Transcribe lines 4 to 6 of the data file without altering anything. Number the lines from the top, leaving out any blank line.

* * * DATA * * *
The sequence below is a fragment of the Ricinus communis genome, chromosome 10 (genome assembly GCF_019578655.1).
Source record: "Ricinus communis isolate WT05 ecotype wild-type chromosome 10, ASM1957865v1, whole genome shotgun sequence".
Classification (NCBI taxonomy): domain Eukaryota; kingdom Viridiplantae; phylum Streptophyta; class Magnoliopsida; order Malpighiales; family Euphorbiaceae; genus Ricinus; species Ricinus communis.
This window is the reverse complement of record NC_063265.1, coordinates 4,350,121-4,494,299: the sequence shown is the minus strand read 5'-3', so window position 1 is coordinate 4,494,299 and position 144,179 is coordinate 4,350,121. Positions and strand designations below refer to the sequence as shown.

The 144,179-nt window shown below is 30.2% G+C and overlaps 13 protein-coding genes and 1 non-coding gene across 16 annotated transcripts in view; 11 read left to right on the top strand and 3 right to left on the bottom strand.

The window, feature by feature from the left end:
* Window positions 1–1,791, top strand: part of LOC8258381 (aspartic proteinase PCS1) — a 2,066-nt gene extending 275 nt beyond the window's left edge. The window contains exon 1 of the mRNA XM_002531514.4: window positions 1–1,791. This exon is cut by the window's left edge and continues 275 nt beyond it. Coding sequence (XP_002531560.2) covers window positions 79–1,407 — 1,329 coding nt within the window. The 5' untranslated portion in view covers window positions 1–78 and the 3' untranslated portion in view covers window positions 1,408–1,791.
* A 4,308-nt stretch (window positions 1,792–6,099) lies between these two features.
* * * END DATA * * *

This window is the reverse complement of record NC_063265.1, coordinates 4,350,121-4,494,299: the sequence shown is the minus strand read 5'-3', so window position 1 is coordinate 4,494,299 and position 144,179 is coordinate 4,350,121. Positions and strand designations below refer to the sequence as shown.

The 144,179-nt window shown below is 30.2% G+C and overlaps 13 protein-coding genes and 1 non-coding gene across 16 annotated transcripts in view; 11 read left to right on the top strand and 3 right to left on the bottom strand.

The window, feature by feature from the left end: